Study: Barack Obama, African-American Intelligence and Stereotype Threat

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500_Apples
Study: Barack Obama, African-American Intelligence and Stereotype Threat

The article quoted: http://www.nytimes.com/2009/01/23/education/23gap.html?_r=1

The press release: http://www.newswise.com/articles/view/548294/

Quote:
In the study made public on Thursday, Dr. Friedman and his colleagues compiled a brief test, drawing 20 questions from the verbal sections of the Graduate Record Exam, and administering it four times to about 120 white and black test-takers during last year’s presidential campaign.

In total, 472 Americans — 84 blacks and 388 whites — took the exam. Both white and black test-takers ranged in age from 18 to 63, and their educational attainment ranged from high school dropout to Ph.D.

On the initial test last summer, whites on average correctly answered about 12 of 20 questions, compared with about 8.5 correct answers for blacks, Dr. Friedman said. But on the tests administered immediately after Mr. Obama’s nomination acceptance speech, and just after his election victory, black performance improved, rendering the white-black gap “statistically nonsignificant,” he said.

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I look forward to seeing their methodology, unfortunately the study is not yet published.

Stereotype threat seems obviously true to me, having taken a lot of standardized tests and knowing that psychological state of mind and confidence matters. That said 20 points is a lot and the verbal section of the Graduate Records Exam is not an IQ test.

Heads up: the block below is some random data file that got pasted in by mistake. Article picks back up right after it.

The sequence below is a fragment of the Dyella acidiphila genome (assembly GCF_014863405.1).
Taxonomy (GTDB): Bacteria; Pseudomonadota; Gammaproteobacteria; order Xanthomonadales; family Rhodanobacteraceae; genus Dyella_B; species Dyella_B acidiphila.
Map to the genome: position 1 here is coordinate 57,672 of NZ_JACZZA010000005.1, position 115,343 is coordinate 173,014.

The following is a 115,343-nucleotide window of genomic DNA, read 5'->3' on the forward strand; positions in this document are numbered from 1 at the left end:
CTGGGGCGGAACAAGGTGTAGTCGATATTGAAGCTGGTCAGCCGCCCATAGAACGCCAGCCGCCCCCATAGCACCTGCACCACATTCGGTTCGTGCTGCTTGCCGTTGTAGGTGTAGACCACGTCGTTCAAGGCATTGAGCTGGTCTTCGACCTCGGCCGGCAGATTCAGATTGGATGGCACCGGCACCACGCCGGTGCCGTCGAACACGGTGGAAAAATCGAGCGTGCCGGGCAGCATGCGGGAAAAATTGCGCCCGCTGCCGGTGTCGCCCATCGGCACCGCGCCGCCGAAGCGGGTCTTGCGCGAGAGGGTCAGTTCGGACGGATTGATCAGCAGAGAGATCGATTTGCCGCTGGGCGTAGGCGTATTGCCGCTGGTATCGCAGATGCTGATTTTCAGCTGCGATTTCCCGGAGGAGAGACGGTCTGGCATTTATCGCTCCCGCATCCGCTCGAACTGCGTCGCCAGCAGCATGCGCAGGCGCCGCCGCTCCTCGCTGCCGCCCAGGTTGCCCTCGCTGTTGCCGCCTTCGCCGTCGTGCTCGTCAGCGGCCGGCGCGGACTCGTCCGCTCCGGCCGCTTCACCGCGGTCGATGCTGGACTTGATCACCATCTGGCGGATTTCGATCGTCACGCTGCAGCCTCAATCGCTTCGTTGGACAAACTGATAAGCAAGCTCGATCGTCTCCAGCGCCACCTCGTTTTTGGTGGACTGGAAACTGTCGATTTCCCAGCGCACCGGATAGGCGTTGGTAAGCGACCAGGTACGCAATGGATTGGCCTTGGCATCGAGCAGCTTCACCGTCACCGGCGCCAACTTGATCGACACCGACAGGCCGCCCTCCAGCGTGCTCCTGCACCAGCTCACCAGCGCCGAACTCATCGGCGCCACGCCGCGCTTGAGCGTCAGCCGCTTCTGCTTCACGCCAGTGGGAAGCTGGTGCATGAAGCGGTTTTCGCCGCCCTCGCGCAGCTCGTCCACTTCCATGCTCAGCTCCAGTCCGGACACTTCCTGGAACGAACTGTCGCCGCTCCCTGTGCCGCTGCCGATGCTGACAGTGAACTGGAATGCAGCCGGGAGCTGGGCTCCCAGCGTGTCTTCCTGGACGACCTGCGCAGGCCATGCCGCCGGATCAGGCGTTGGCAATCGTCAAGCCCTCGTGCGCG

If their results nailed the truth, it not only drives yet another nail in the coffin of Charles Murray type of positions; it would also mean that a population which grows up with fewer opportunities, goes on average to less well-funded schools, etc has exactly the same emergent analytical skills, and that confidence is 100% of the difference.

500_Apples

Wow, nobody else finds the issue of stereotype threat to be important. I guess not many have experiences with standardized tests.

Summer

I recall a similar study where there were different groups of students and I think some were told that statistically black students did poorly on the test and other groups were not told that, or something along those lines.  In any event, the black students that were told they would do poorly, did worse, on average, than the other black students. Not sure whether this has been repeated on other races.  You could also test it on income levels.